MyRapid's portal described the LRT2 extention project as follows:
The LRT Line Extension Project which will involve the extension of RapidKL’s two LRT Lines, namely the Ampang Line and Kelana Jaya Line, is one of the government's nation-building initiatives to enhance and integrate the urban public transportation services –one of the National Key Result Areas, which is a priority under the Government Transformation Program.The portal would want the public to believe the project will look like this picture below:
Owned and managed by Prasarana Malaysia Berhad, the project’s objective is ultimately to encourage a greater number of public transport commuters raising the modal share from the current 21 percent to 40 percent by year 2030 in line with the target that has been set under the National Land Public Transport Master Plan.
Both lines will pass through some of the most developed and highly populated areas in Klang Valley, connecting at Putra Heights, where an integrated station is developed for the two lines to meet, providing a seamless journey to all commuters.
The current situation at the sites tend to be as follows:
The above picture was taken at Puchong and published in The Star dated January 16, 2015 here.
Things are not seamless since damages to road and drainage not repaired, streetlights malfunctioning, mud overflow causing clogged drainage, furniture and wooden houses damaged, etc.
Civil and systems work awarded in 2011 to contractors are delayed and facing cost over run. Several packages are not completed by the contracted date of 2013 and 2014. Delays have been ranging by 15-28 months. There are reports of bad performance.
One contractor had never done rail work. Coaches to be supplied by the awarded supplier was heard to have problems with one previous client.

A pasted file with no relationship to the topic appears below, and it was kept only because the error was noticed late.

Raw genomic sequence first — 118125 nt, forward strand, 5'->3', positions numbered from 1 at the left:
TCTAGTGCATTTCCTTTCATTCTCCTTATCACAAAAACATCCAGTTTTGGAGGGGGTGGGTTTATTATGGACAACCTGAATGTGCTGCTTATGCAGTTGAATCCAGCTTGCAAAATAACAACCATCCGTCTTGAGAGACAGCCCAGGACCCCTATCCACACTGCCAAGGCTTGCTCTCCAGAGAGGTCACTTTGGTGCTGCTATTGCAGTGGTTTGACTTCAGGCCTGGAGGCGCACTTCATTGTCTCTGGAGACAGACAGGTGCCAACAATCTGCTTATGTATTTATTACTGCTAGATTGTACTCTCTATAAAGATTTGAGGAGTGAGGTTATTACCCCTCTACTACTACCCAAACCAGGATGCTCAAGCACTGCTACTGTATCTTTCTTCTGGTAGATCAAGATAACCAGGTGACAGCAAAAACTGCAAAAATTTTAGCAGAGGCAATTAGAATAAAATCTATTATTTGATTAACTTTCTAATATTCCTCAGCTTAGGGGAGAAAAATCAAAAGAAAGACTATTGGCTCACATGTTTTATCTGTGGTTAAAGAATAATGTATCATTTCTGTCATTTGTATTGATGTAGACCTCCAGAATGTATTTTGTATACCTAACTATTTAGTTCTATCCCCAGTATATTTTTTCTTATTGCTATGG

For a construction costing RM9 billion, each of the consortiums' combined market capitalisation is not compatible.
One industry source told this blog that Malaysians usually rely on foreign expertise to do systems engineering works and leave the civil and structural, architectural, mechanical and electrical for locals to do.
The setback to hiring a foreigner to assume position as Project Director lies in his inability to handle issues with the local authorities and the public as well as their understanding in the localised history and culture of a particular area.
They are paid very high salaries which is not compatible with locals who could do a better job.
There have been cases of projects managed by foreign parties that failed. The Putra LRT job managed by Bechtel was one example where foreigner fared badly and end up in termination of their services.
One concerned senior engineer confided that the target prices given by construction consortiums to project developer varied widely and it was already indicative of lack of knowledge on rail design. Let alone to optimise the design and manage the work.
He felt the none of the contractors has successfully completed a single inch of system, track and equipment, in particular depot works.
If not done yet, it urgently needs a Project Delivery Partner to oversee the cost, time and quality accountability matters. The project is beseiged with too many issues on safety, health, environmental, and traffic management.
The LRT2 project can currently be described as "the blind leading the blind" with the contractors doing work on "trial and error". This has to stop and problems immediately address before this important NKEA project for greater Kuala Lumpur and Klang Valley turn into a major national disaster.
A PDP with the experience in technical, contractual, commercial and legal could manage work with several contractors and consultants simultaneously. [Read in Wikipedia here]
The senior engineer reiterated that someone with the experience of handling similar project from inception to completion must head the tender evaluation.